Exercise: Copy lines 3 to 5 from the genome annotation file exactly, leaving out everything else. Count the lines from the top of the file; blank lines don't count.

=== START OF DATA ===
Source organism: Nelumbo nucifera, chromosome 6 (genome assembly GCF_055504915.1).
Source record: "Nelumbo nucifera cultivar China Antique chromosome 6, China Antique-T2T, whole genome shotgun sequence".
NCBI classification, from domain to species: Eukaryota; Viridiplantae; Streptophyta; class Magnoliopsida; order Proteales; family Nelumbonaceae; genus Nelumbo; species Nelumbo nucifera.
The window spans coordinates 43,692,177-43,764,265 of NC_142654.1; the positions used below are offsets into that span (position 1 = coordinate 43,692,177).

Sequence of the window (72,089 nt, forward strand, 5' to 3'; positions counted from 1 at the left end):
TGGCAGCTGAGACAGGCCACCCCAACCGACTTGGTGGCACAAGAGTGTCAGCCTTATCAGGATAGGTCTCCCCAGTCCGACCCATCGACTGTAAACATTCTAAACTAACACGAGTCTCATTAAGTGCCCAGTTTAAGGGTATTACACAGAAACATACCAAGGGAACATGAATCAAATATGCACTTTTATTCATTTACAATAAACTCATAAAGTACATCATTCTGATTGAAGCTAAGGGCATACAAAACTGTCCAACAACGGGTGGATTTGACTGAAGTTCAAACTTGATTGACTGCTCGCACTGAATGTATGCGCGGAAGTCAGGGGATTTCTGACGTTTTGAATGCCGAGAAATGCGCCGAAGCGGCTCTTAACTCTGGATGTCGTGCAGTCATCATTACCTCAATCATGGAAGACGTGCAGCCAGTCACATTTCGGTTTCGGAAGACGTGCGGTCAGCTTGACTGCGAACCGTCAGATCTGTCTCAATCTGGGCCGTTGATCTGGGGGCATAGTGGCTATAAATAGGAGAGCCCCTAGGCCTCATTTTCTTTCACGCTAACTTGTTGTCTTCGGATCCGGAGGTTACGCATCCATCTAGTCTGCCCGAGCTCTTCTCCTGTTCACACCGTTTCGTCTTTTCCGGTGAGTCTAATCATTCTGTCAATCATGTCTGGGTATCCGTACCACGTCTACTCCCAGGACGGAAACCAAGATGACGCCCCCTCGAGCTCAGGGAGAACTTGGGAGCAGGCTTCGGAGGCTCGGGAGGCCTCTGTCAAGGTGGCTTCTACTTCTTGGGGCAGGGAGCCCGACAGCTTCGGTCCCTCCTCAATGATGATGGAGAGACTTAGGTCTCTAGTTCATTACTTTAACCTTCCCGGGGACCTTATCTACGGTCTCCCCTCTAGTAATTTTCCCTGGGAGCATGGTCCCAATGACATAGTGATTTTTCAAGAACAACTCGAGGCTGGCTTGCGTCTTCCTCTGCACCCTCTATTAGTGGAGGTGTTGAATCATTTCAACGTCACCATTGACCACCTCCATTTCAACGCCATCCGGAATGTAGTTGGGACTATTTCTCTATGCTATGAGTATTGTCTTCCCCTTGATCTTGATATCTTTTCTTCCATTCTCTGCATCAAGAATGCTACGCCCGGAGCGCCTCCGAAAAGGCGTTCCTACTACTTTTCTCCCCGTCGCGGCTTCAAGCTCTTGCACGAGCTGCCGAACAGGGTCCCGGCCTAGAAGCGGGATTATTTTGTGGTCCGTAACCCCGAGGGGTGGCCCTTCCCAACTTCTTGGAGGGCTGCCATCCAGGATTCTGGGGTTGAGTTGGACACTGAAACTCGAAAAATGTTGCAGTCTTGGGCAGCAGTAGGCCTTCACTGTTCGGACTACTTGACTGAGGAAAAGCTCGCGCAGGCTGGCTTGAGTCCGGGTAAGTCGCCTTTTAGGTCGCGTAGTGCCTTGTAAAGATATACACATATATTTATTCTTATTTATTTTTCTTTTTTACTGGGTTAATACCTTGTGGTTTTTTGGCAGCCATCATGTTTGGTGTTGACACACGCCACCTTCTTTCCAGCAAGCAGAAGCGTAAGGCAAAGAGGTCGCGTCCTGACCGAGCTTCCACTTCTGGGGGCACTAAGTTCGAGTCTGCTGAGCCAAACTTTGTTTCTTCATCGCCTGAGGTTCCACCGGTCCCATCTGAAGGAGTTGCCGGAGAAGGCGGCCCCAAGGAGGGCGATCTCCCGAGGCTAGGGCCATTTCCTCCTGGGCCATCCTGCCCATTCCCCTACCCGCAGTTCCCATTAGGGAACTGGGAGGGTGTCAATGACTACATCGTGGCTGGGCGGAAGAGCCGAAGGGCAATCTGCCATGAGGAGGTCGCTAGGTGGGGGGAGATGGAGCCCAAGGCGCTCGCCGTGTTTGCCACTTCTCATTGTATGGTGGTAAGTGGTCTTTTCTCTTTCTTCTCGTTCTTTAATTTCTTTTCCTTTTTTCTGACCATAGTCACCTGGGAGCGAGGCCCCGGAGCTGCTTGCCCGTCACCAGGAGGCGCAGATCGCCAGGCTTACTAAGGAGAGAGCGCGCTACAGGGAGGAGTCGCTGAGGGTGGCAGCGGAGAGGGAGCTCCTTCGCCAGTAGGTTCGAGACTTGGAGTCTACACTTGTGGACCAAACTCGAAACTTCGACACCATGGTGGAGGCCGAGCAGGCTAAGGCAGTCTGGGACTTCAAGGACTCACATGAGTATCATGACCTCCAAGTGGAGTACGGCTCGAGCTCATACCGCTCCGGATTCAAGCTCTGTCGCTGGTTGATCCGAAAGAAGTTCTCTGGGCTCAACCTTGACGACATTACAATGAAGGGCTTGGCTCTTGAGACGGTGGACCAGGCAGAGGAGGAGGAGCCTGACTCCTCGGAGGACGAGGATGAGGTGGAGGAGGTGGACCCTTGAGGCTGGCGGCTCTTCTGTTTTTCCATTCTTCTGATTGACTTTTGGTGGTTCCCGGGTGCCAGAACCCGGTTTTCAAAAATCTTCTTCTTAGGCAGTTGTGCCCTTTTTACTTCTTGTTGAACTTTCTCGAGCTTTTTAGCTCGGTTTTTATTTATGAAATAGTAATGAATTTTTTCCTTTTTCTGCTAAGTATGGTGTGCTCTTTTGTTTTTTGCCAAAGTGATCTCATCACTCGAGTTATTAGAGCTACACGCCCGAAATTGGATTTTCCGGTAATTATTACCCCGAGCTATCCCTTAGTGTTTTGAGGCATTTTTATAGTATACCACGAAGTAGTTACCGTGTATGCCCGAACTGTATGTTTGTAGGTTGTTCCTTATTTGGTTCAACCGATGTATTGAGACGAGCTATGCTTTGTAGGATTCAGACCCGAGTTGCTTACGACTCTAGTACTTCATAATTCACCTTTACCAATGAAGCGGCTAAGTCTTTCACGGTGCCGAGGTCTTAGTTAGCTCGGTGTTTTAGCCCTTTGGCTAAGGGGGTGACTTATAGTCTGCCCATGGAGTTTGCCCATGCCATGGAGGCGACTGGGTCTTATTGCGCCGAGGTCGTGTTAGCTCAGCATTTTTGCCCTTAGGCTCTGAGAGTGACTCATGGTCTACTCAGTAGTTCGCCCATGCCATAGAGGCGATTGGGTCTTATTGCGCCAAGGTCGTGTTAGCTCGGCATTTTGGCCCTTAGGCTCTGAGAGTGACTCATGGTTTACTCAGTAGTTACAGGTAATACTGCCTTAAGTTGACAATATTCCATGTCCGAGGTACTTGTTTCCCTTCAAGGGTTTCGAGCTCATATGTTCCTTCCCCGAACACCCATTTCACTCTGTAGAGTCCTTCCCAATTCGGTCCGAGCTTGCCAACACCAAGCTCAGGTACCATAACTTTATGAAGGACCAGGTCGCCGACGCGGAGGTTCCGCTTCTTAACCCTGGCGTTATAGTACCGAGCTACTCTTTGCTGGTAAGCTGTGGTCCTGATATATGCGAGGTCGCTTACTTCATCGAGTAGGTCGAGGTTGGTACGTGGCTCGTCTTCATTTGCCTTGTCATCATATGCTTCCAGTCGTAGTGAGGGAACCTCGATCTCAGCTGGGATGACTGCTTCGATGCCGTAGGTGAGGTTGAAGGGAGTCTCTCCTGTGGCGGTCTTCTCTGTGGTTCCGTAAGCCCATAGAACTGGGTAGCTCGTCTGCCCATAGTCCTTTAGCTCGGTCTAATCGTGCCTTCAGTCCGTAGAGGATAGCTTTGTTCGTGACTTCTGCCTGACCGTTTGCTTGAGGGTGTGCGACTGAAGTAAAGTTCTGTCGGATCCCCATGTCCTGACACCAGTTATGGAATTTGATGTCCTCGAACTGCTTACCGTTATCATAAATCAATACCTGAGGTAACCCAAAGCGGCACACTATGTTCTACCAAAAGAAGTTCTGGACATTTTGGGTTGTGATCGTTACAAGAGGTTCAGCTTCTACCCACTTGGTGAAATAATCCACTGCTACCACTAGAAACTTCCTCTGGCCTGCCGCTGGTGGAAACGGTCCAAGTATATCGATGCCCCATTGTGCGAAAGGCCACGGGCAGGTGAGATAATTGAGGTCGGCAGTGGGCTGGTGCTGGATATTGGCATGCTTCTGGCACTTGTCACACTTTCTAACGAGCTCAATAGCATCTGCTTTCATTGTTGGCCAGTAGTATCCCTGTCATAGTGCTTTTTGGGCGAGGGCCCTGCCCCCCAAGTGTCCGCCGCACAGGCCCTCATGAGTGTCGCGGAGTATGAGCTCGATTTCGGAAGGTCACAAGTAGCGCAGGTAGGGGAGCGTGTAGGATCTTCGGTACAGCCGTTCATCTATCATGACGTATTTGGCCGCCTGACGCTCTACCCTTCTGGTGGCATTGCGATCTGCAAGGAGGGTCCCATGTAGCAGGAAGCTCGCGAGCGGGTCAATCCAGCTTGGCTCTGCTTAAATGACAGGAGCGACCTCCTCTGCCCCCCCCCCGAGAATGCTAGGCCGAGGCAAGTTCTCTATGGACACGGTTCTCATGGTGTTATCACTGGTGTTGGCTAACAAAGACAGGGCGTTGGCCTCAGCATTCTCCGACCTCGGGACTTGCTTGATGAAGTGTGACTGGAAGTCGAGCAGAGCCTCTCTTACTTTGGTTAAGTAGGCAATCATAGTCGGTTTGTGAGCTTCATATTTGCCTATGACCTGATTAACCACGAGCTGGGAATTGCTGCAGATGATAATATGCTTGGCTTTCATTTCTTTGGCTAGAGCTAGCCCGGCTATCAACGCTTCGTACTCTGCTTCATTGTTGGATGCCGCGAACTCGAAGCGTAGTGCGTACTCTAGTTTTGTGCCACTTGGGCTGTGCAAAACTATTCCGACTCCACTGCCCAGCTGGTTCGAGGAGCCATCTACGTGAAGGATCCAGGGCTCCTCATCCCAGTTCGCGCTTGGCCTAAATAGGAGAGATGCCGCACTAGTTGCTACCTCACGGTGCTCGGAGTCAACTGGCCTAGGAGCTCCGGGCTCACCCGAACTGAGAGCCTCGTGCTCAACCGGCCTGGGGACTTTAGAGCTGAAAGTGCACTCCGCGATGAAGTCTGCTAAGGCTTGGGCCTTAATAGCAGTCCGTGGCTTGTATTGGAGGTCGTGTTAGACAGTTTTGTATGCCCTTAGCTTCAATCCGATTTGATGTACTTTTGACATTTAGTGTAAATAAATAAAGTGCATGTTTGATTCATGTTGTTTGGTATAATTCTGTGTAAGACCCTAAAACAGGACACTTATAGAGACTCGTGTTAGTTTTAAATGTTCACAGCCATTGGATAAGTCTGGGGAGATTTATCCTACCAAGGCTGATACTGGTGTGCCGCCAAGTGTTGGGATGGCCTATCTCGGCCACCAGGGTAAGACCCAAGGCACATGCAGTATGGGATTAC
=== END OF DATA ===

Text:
NCBI classification, from domain to species: Eukaryota; Viridiplantae; Streptophyta; class Magnoliopsida; order Proteales; family Nelumbonaceae; genus Nelumbo; species Nelumbo nucifera.
The window spans coordinates 43,692,177-43,764,265 of NC_142654.1; the positions used below are offsets into that span (position 1 = coordinate 43,692,177).

Sequence of the window (72,089 nt, forward strand, 5' to 3'; positions counted from 1 at the left end):